the chinese train scandal

!! This one has been going on for a long time now. The sorry saga has finally come to an end, with the result being that the three generals[1] involved have been given a get out of jail free card. This case is interesting not for the level of corruption, for it involved the trivial sum of a hundred million dollars, but for the insight it gives into how govt. works here. Besdies, one of the sainted general was wondering why all kinds of charges were being levelled in the “typical Pakistani style” against him and others. Here is a step by step account:

* Appoint people who know nothing at all about railways to run them. _they probably never even took a train ride in their entire lifes._

* they got bored, so they go shopping. Since the Chinese govt. had invited them over, they decided to fly in, look around some, see some train yards.

* They see some new shiny trains being built, and decide to buy a few, and so they buy lots of locomotives and what not.

Interlude: So here we have a 100 million dollar purchase made with public money, with no investigation into the needs of the railways back home, the suitability of the trains, or the international alternatives. Not only are they too wide for Pakistani stations, they are too heavy for Pakistani railway tracks! Hell, there isn’t even a trial back home, so that the workers and engineers who actually run the railways could give their input on this mega purchase.

* Here comes the train! With great fanfare they are introduced. And then someone finds out that *they are too wide for Pakistan railway platforms!* This is really amazing, any which way you think about it. Tells far more about the workings of Pakistani govt than a years worth of reading local newspapers. There is incompetence, than there is supercalifragilisticexpialidocious incompetence.

* Now all railway platforms have to be widened for these new chinese trains. What about the old trains, and the dangerous gap when they stop at the newly widened stations? Since London has a monopoly on mind the gap signs, the good generals don’t even bother putting up signs. There is no gap, they say. Why they say, real men can easily jump a foot to get to the platform!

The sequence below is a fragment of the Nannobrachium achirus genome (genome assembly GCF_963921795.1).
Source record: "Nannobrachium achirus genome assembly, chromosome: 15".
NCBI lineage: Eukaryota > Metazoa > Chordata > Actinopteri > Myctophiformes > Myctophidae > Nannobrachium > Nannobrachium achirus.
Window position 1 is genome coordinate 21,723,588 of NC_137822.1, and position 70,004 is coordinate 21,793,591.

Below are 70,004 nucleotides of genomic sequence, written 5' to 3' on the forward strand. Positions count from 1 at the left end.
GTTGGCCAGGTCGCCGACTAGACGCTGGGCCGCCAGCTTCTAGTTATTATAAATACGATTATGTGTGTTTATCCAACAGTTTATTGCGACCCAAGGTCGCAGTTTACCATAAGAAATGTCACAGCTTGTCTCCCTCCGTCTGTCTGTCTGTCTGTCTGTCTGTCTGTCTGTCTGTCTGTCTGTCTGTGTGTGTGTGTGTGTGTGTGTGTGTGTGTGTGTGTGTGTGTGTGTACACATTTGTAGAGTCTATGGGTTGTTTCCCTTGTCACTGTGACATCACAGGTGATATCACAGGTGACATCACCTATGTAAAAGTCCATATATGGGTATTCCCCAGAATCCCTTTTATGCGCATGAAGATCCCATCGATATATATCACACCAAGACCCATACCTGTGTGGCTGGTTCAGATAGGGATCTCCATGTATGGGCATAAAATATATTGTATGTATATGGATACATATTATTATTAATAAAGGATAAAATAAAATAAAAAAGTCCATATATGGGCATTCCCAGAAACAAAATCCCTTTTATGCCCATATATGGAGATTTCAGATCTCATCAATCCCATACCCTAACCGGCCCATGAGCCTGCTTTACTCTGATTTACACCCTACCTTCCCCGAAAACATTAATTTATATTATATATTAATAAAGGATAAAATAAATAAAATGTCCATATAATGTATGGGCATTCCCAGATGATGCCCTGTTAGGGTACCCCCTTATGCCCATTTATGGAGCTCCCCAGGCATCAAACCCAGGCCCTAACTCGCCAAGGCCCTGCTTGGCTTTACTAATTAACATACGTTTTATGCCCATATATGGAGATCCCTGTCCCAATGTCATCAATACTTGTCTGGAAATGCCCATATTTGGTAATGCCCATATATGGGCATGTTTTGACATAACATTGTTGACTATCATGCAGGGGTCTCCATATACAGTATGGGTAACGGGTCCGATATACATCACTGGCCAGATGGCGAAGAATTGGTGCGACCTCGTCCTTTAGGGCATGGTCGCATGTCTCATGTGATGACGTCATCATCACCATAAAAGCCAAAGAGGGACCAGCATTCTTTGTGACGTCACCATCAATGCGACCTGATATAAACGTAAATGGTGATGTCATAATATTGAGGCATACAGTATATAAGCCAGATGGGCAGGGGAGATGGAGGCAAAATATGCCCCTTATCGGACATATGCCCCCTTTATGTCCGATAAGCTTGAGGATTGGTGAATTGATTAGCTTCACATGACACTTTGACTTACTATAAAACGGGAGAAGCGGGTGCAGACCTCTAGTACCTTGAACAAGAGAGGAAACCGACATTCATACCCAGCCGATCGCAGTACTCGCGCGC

* One by one, the brand new locomotives “slowly fail”: The quality is not as good as the 80 year old english ones we’re already running, a general admits. But thats all right, as the Chinese will fix them! Look, the generals scream, we are doing our jobs, we’ve throwing more money at the Chinese to fix these trains!

* the locomotives, being too heavy for the local tracks, contributed to a spate of fatal train accidents in the last couple of years. This was of course completly ignored by the good generals. Nothing to do with running unsuitable trains too fast on ancient tracks, oh no.

* While trains are failing left right center, and crashing every now and then, these oh-so-busy generals find the time to construct a 80 acre golf club in Lahore. Oh, and a 5 star hotel as well. They even had the time to plan the layout of the course!

* All the locomotives are slowly shunted aside to rust away in a empty field, while the generals tell the country that if they hadn’t bought the locomotives the railways, and hence the whole country, would have gone down the tube.